PCR amplification of 16S rRNA gene and labeling

The pMD®19-T vector specific primers M13-47/RV-M (Zhang et al. 2008) and the universal bacterial primers 27F/1492R (Tanner et al. 1999) were used to amplify 16S rRNA genes from clones and seawater samples, respectively. The PCR reaction mixture (total volume 25 μL) contained 12.5 μL of Green PCR Master Mix (2×) (Thermo Fisher Scientific, Shanghai, China), 1 μL of each primer (2.5 μM), 1 μL of genomic DNA or 16S rRNA gene clone (~20 ng), and 9.5 μl of ddH2O. PCR consisted of denaturation at 94 °C for 3 min, followed by 30 cycles of 1 min denaturation at 94 °C, 1 min annealing at 55 °C, 1 min elongation at 72 °C, and a final elongation step of 10 min at 72 °C. PCR products (5 μL) were denatured with 3 μL of random primers Cy3-NNN NNN NNN (Sangon BioTech, Shanghai, China) and 9 μL of ddH2O at 95 °C for 3 min, then treated with an ice bath for 3 min. Next, 2.5 μL 5 × Klenow Buffer, 2.5 μL NTP (2.5 mM), and 1 μL Klenow enzyme (NEB, Beijing, China) were added to the mixture, followed by incubation at 37 °C for 90 min and 70 °C for 10 min (Schenk et al. 2000).

Oligonucleotide probe design and microarray manufacturing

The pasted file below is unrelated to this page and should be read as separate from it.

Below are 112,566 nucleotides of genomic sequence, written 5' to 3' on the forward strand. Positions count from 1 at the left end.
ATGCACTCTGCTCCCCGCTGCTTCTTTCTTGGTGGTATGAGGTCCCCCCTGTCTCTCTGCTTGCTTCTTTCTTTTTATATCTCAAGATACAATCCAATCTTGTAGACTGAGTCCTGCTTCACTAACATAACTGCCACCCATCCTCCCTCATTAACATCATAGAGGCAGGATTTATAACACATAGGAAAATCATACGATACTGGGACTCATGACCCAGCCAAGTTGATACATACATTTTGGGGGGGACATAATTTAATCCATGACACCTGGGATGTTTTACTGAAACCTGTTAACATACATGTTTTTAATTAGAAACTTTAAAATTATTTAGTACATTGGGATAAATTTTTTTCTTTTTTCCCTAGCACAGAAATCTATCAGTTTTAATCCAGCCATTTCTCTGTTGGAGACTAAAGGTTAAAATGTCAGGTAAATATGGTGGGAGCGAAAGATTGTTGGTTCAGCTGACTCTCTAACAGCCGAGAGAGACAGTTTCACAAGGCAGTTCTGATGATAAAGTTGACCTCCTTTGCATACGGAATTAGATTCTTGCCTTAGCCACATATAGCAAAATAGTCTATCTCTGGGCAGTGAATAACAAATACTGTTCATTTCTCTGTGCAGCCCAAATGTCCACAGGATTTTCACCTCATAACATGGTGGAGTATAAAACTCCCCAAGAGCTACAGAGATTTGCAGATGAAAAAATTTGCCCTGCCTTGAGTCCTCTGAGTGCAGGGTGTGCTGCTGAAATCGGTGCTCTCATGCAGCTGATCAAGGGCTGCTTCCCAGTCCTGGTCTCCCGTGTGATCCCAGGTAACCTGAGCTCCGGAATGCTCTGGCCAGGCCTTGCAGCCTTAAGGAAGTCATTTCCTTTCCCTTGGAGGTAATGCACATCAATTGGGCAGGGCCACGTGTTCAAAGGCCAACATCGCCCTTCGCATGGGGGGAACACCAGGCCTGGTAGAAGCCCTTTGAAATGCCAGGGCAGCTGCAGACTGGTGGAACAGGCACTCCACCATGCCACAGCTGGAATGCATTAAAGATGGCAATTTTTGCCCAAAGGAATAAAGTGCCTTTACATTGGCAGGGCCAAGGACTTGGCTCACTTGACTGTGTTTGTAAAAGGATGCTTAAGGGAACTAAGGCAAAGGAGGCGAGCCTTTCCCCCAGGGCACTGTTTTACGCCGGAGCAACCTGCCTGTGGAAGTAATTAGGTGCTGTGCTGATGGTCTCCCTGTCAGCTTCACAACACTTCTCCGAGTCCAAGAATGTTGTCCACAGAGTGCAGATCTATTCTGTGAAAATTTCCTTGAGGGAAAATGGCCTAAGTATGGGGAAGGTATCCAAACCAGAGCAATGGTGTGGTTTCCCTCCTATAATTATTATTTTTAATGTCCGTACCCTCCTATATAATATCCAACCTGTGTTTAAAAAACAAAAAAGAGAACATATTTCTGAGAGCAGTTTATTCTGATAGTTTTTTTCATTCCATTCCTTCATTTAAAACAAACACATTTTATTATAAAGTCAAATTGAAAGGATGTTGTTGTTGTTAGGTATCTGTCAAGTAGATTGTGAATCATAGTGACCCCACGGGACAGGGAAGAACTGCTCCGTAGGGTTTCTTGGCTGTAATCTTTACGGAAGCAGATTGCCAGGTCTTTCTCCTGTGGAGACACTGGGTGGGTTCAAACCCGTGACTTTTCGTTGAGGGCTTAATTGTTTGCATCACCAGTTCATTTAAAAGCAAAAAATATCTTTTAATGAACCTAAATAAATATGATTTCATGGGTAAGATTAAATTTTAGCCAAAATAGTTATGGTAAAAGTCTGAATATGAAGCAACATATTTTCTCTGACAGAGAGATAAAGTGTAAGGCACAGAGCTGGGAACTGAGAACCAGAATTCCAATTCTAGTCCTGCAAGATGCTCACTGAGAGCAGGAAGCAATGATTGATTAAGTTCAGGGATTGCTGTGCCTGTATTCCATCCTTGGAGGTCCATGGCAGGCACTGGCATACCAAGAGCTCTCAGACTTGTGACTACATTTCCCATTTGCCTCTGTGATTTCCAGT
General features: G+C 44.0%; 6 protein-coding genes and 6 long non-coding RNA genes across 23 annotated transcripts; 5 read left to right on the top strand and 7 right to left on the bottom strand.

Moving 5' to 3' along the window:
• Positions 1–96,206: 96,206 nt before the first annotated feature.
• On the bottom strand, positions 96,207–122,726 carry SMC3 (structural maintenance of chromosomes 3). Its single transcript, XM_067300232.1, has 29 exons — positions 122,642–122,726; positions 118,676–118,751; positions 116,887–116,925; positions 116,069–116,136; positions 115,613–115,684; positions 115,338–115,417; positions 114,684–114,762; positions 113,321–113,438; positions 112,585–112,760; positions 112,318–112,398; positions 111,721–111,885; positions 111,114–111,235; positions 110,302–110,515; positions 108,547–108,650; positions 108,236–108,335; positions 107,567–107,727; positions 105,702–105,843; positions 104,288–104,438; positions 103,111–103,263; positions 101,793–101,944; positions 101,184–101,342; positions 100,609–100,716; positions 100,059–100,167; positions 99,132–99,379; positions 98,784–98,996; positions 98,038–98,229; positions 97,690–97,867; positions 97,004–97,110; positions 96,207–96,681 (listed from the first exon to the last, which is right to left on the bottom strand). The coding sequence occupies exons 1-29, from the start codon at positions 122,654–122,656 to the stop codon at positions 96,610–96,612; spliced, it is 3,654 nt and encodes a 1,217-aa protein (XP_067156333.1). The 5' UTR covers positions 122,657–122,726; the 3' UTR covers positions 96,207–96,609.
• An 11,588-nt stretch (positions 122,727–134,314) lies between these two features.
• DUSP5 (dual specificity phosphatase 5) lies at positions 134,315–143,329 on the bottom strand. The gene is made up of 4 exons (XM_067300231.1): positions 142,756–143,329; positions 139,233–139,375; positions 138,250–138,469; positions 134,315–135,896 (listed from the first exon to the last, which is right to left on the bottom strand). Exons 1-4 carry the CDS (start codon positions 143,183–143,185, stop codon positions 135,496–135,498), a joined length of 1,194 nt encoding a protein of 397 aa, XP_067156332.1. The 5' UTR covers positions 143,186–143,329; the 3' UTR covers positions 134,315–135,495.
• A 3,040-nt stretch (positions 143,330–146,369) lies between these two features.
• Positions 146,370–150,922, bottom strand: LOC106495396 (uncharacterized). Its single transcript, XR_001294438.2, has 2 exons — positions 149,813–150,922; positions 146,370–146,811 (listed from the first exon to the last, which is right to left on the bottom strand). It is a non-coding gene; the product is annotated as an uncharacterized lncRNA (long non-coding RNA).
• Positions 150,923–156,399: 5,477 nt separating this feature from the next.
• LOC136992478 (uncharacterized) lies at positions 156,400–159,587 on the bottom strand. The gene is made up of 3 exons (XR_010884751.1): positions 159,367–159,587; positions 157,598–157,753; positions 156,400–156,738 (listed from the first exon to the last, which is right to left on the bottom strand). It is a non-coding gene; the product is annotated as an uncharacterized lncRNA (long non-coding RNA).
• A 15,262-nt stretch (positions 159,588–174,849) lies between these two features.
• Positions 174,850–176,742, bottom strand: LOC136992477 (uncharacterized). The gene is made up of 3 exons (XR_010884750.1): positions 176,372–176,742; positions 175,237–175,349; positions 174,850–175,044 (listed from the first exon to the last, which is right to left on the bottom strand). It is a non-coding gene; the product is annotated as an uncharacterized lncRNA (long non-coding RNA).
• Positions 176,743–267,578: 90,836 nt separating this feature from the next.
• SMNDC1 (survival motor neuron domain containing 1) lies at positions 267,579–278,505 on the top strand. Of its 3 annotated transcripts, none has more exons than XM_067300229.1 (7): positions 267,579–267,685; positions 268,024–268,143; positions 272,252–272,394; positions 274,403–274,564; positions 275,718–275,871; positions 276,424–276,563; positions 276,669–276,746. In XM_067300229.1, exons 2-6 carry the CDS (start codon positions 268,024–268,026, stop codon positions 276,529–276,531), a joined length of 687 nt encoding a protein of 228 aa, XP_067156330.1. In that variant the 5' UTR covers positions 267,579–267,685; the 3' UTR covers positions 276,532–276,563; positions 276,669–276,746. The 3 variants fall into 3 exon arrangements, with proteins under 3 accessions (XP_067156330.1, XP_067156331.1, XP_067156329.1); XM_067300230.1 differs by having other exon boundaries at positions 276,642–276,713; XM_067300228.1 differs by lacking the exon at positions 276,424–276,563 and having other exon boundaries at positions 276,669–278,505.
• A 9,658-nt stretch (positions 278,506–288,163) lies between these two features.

The phylogenetic software package ARB (http://www.arb-home.de) under Ubuntu with the ARB 16S rRNA database (ssu_jan04_corr_opt.arb) was used to design probes (Ludwig et al. 2004). The parameters of the probe design function were set as follows: 30 nt, 40 < GC% < 60, position 1–10 000 in E. coli, max target out of group of 0, min group = 10–50%. All probes were tested with the probe match function of ARB against the total ARB 16S rRNA database. The best probes, which had a weighted mismatch (WMM) value of <2 with the targeted taxon and >2 with non-targets, were selected from the probe results window. The predicted melting temperature Tm (according to the nearest neighbor method) was calculated using Oligo7 (Molecular Biology Insights, West Cascade, CO, USA) with the default settings. The probes were chosen preferably when they had the same melting temperature (Tm), no hairpin, and a stable homoduplex. The specificity of the probes was then checked using BLAST searches of the NCBI database (http://blast.ncbi.nlm.nih.gov/Blast.cgi?PROGRAM=blastn&PAGE_TYPE=BlastSearch&LINK_LOC=blasthome). Probes having higher similarity (>90%) with the non-target group were removed from the probe set.

Probes were designed to target planktonic actinobacteria at the family level based on their predictive accuracy (Xiong et al. 2014b). Of the 42 families recognized in actinobacteria, the probes targeted ten families (Acidimicrobiaceae, Iamiaceae, Mycobacteriaceae, Cellulomonadaceae, Intrasporangiaceae, Microbacteriaceae, Micrococcaceae, Nocardioidaceae, Propionibacteriaceae, and Nitriliruptoraceae) shown to be dominant in shrimp ponds in the previous studies (Xiong et al. 2014a). Three probes targeted the same family, complementing several unique regions of the 16S rRNA gene (Loy et al. 2002).

Probes were synthesized (Sangon BioTech, Shanghai, China) with a 5′C6-NH2 group for covalent attachment onto aldehyde slides AL (CapitalBio, Beijing, China), then spotted onto slides using a SmartArrayer 48 (CapitalBio, Beijing, China).

Hybridization protocols